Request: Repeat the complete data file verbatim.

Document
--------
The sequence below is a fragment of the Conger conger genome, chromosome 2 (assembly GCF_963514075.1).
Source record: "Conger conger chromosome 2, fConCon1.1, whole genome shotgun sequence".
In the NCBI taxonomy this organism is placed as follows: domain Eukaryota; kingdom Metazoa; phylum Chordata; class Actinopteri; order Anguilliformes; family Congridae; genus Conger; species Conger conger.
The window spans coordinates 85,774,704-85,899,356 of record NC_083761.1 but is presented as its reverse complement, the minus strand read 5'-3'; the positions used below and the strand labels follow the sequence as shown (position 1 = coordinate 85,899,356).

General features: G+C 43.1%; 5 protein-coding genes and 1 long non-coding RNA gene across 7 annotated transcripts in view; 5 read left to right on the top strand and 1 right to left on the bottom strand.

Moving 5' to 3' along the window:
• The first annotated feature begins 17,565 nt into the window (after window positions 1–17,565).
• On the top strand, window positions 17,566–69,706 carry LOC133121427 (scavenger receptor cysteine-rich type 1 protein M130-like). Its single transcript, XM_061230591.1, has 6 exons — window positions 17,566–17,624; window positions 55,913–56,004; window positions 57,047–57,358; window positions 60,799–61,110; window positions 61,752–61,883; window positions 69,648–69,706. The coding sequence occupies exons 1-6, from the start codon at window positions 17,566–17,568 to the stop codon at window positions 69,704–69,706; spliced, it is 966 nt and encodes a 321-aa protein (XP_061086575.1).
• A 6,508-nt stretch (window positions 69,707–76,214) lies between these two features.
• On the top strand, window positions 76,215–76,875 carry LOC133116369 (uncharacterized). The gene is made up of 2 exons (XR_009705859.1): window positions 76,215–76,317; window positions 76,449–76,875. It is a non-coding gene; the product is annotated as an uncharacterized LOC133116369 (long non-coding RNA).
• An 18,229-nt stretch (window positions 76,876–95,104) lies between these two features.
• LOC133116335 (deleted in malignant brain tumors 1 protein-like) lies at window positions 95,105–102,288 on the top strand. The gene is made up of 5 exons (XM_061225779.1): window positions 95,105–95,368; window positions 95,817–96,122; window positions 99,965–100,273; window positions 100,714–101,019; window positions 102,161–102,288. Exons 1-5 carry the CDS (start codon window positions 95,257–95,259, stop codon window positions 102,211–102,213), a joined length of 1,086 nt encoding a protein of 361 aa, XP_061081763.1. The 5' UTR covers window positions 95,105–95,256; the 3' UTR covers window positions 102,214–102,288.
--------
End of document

The sequence below is a fragment of the Conger conger genome, chromosome 2 (assembly GCF_963514075.1).
Source record: "Conger conger chromosome 2, fConCon1.1, whole genome shotgun sequence".
In the NCBI taxonomy this organism is placed as follows: domain Eukaryota; kingdom Metazoa; phylum Chordata; class Actinopteri; order Anguilliformes; family Congridae; genus Conger; species Conger conger.
The window spans coordinates 85,774,704-85,899,356 of record NC_083761.1 but is presented as its reverse complement, the minus strand read 5'-3'; the positions used below and the strand labels follow the sequence as shown (position 1 = coordinate 85,899,356).

General features: G+C 43.1%; 5 protein-coding genes and 1 long non-coding RNA gene across 7 annotated transcripts in view; 5 read left to right on the top strand and 1 right to left on the bottom strand.

Moving 5' to 3' along the window:
• The first annotated feature begins 17,565 nt into the window (after window positions 1–17,565).
• On the top strand, window positions 17,566–69,706 carry LOC133121427 (scavenger receptor cysteine-rich type 1 protein M130-like). Its single transcript, XM_061230591.1, has 6 exons — window positions 17,566–17,624; window positions 55,913–56,004; window positions 57,047–57,358; window positions 60,799–61,110; window positions 61,752–61,883; window positions 69,648–69,706. The coding sequence occupies exons 1-6, from the start codon at window positions 17,566–17,568 to the stop codon at window positions 69,704–69,706; spliced, it is 966 nt and encodes a 321-aa protein (XP_061086575.1).
• A 6,508-nt stretch (window positions 69,707–76,214) lies between these two features.
• On the top strand, window positions 76,215–76,875 carry LOC133116369 (uncharacterized). The gene is made up of 2 exons (XR_009705859.1): window positions 76,215–76,317; window positions 76,449–76,875. It is a non-coding gene; the product is annotated as an uncharacterized LOC133116369 (long non-coding RNA).
• An 18,229-nt stretch (window positions 76,876–95,104) lies between these two features.
• LOC133116335 (deleted in malignant brain tumors 1 protein-like) lies at window positions 95,105–102,288 on the top strand. The gene is made up of 5 exons (XM_061225779.1): window positions 95,105–95,368; window positions 95,817–96,122; window positions 99,965–100,273; window positions 100,714–101,019; window positions 102,161–102,288. Exons 1-5 carry the CDS (start codon window positions 95,257–95,259, stop codon window positions 102,211–102,213), a joined length of 1,086 nt encoding a protein of 361 aa, XP_061081763.1. The 5' UTR covers window positions 95,105–95,256; the 3' UTR covers window positions 102,214–102,288.